Along the way I took various kinds of shots. Some documentary, such as signs about the places we were. That's an easy way to remember where and what the surrounding shots are. Some are tourist shots, because you can't help yourself. Some are HDR because of the lighting. Aurora and star shots, of course, that was the whole point of the trip. Some I've tried to be artistic in one way or another. A couple were macro shots. I'm a big fan of reflection shots and work those in wherever I can. Some are panoramas because, well, the scene is so huge. There was lots of huge scenery. Here you are. You'll probably want to embiggen these on your desktop, and play with your browser screen size to be as wide as it will go.
This is the Fox Lake Burn outlook. Loved the textures of the different trees and the hills. Just off to the right it's a long way down.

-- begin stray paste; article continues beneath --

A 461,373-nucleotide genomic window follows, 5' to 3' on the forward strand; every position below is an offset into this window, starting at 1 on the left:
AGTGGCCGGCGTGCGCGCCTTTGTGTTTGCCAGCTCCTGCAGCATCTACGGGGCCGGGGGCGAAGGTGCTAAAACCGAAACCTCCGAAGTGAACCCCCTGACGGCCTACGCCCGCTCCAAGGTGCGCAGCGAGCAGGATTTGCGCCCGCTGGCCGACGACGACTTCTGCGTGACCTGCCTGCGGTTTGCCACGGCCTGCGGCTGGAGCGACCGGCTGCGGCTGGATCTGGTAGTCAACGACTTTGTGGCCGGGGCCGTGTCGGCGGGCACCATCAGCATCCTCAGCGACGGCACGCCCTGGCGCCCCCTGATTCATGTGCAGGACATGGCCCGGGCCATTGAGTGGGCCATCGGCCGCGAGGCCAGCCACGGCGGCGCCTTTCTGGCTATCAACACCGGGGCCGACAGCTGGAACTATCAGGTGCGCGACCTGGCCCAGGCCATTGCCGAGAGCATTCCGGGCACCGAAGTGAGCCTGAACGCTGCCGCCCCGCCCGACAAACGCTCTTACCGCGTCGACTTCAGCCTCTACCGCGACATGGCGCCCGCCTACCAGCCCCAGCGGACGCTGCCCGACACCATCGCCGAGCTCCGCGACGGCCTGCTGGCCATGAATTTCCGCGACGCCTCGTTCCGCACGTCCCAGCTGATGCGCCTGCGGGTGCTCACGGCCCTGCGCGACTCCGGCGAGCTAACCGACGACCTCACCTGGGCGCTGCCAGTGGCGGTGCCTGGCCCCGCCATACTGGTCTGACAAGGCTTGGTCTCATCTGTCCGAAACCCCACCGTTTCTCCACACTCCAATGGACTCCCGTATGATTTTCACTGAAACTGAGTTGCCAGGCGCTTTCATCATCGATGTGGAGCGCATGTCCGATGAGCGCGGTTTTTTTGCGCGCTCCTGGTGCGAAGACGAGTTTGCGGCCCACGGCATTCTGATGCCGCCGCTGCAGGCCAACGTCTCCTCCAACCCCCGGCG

Pelly River outlook has a huge view. Here's the first shot you saw with the bridge. It's only a small fraction of what you can see. Just in front of us is a long way down.
Here's the panorama of it I was talking about. It's the widest I've ever done, and I'm not sure how successful it is on screen because it's 38437 x 5159 pixels, or just a hair under 7.5 units wide for every 1 tall. What you see here is just under a MB file size, while the actual image is about 900 GB. So much detail if you zoom in. Perfect for that really wide space you've been wondering how to fill.
This is above carcross desert, and is included here in case you missed it in the desert blog.
Five Finger Rapids. There were stairs, but if you missed them, it was a long way down.
Tintina trench overview through a wide lens.
Same view, through a 70 mm lens. This is 22794 x 5903 pixels, or about 3.8 units wide for every 1 unit tall. Say, 2 feet by 7.75 feet.
Tombstone day. I think was on the road to the park, not within it.
From the park interpretive centre. There will be more photos from Tombstone.
Technically, this isn't a panorama, but it feels like it, and plus, if you stepped forwards it was a long way down. This was the view on the last night, when we weren't looking up at the spectacular auroras.